25. #23
    Moderator MikeEdgerton's Avatar
    Join Date
    Mar 2007
    Location
    40.191N -74.2W
    Posts
    22,485

    Default Re: 1970's F5'S

    Quote Originally Posted by Bernie Daniel View Post
    Interesting as his shop was in Idaho right?
    You know it is kind of interesting that he was able to make such a good mandolin since he really had no internship in a name shop or with a name luthier -- he just took a Loar apart (that's kind of "interesting" right there) studied it -- and then started building mandolins. Be interesting hear opinions on how good they really were (are) in light of today's top end mandos.
    I do beleive he was already building when the story about taking the Loar apart was said to have happened. There are luthiers here that have held that mandolin and say the back was never off it.

    Yup, one of a few of those posts is here.

    Just found the reference on Greg Boyd's website. It basically said that Bob Givens and Randy Wood were building modern mandolins when he had the opportunity to examine two Loars, and F and the only A ever made. It mentions that he partly disassembled each of them. Without ID'ing the F model you don't know how far the process went. Everyone assumes he removed the backs, maybe he didn't. Randy might know.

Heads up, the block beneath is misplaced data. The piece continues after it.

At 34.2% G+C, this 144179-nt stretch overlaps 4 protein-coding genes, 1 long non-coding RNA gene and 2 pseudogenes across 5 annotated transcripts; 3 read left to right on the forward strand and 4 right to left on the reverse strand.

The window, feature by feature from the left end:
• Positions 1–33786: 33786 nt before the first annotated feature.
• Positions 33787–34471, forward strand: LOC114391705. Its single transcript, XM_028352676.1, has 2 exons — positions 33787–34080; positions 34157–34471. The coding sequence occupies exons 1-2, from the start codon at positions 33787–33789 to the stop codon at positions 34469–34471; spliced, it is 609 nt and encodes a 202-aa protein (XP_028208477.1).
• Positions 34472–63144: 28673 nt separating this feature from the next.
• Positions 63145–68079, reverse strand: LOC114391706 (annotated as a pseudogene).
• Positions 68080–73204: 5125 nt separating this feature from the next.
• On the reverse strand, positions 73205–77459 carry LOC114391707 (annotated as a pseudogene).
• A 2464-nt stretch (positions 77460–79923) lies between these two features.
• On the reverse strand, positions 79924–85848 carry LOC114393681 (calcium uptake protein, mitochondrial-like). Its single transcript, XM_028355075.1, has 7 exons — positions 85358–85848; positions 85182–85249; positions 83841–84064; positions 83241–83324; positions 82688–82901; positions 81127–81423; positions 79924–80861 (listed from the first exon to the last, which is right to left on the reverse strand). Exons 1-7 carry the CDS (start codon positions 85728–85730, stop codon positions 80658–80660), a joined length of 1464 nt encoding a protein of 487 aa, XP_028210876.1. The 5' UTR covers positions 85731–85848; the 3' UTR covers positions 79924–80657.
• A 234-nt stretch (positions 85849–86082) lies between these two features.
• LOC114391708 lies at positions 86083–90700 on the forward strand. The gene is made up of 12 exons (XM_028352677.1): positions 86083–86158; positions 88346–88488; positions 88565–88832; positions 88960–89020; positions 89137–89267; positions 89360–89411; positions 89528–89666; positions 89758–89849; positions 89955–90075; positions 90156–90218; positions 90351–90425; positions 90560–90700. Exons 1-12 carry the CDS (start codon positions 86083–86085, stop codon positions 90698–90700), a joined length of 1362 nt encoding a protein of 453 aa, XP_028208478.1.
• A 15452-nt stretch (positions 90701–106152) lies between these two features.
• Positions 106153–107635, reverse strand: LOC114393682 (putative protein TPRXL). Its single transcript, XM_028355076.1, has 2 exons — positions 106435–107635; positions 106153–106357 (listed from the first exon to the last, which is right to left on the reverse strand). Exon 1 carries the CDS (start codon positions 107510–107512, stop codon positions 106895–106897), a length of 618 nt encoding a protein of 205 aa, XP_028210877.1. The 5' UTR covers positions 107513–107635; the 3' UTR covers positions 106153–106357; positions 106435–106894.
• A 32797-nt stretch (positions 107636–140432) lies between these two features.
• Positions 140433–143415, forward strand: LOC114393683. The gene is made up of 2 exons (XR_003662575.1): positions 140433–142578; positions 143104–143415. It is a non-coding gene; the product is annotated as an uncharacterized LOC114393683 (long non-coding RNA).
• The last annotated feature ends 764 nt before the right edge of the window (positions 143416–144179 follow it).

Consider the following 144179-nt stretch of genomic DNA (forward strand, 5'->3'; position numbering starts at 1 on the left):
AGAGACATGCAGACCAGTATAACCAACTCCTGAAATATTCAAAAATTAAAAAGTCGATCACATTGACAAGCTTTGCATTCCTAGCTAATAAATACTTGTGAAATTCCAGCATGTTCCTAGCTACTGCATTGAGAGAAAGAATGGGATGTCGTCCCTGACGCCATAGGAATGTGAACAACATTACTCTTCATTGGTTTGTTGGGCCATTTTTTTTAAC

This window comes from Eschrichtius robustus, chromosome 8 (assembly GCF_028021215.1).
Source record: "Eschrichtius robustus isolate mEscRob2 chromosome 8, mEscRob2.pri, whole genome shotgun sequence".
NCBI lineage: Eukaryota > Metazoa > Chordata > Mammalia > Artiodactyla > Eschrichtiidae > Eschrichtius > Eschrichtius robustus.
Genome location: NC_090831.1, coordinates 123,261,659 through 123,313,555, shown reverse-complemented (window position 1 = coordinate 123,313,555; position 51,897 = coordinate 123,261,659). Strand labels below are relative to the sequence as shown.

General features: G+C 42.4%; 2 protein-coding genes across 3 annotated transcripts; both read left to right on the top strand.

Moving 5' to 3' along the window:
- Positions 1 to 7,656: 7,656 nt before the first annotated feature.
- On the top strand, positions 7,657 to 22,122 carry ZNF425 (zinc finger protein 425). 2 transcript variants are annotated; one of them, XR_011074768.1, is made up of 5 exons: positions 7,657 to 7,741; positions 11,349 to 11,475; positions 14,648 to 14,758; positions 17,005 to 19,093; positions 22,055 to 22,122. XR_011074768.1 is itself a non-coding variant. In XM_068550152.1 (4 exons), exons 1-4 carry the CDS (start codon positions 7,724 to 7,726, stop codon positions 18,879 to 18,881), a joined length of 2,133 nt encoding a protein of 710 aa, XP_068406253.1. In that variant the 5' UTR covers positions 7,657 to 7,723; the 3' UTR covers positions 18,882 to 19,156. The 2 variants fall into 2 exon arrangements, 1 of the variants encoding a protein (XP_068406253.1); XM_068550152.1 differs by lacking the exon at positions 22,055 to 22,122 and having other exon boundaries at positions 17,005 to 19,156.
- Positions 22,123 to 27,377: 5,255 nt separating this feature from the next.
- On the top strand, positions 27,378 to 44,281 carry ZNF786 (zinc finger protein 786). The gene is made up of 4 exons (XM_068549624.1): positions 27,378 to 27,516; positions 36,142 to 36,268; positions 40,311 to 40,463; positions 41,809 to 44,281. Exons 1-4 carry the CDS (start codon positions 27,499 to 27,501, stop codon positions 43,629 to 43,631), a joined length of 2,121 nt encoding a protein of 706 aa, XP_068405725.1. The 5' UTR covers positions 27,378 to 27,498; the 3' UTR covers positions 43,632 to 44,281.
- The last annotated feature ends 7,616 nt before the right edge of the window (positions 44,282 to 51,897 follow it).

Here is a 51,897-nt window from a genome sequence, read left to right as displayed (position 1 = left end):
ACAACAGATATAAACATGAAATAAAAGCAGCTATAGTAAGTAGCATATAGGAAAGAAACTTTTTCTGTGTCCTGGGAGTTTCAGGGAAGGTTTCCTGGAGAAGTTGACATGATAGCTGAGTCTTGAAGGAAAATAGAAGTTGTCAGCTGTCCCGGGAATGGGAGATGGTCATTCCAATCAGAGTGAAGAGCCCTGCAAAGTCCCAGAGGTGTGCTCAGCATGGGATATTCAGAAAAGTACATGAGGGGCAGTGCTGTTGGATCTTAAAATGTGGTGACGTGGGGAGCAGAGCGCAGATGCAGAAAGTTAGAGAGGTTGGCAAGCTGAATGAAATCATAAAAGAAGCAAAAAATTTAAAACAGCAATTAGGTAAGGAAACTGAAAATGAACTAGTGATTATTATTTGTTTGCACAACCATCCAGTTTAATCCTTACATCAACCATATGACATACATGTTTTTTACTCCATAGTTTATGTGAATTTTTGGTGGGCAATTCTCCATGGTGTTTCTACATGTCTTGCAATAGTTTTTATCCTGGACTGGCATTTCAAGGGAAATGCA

Last edited by MikeEdgerton; May-27-2010 at 3:13pm.

  26. #24
    Registered User
    Join Date
    Sep 2002
    Location
    Colorado
    Posts
    4,097

    Default Re: 1970's F5'S

    Talk about resurrecting an oldy. I never saw this thread and was interested to see that F5 Loar had said it looked like they were made in Japan long before I had made that observation.
    I've done a bit of research on this since then and what I believe is that complete components, particularly the necks were imported. It's impossible to believe they were inlaying those fingerboards in Kalamazoo at the same time hundreds of Japanese mandolins had the same thing. So in review, the similarities are the Gotoh tuners, the volute, the pointy heel, the inlayed board and the mortised neck joint. Also, had anyone ever seen quilted maple backs on any Gibson till this era?

  27. The following members say thank you to Jim Hilburn for this post:


  28. #25
    Teacher, luthier
    Join Date
    Oct 2017
    Location
    Southeast Tennessee
    Posts
    1,095

    Default Re: 1970's F5'S

    Quote Originally Posted by Jim Hilburn View Post
    Also, had anyone ever seen quilted maple backs on any Gibson till this era?
    Yes, I have occasionally seen quilted maple on earlier Gibson mandolins and guitars.
    One was a mid to late 30's F-4 with an elevated fingerboard extension and a quilted back finished in transparent brown.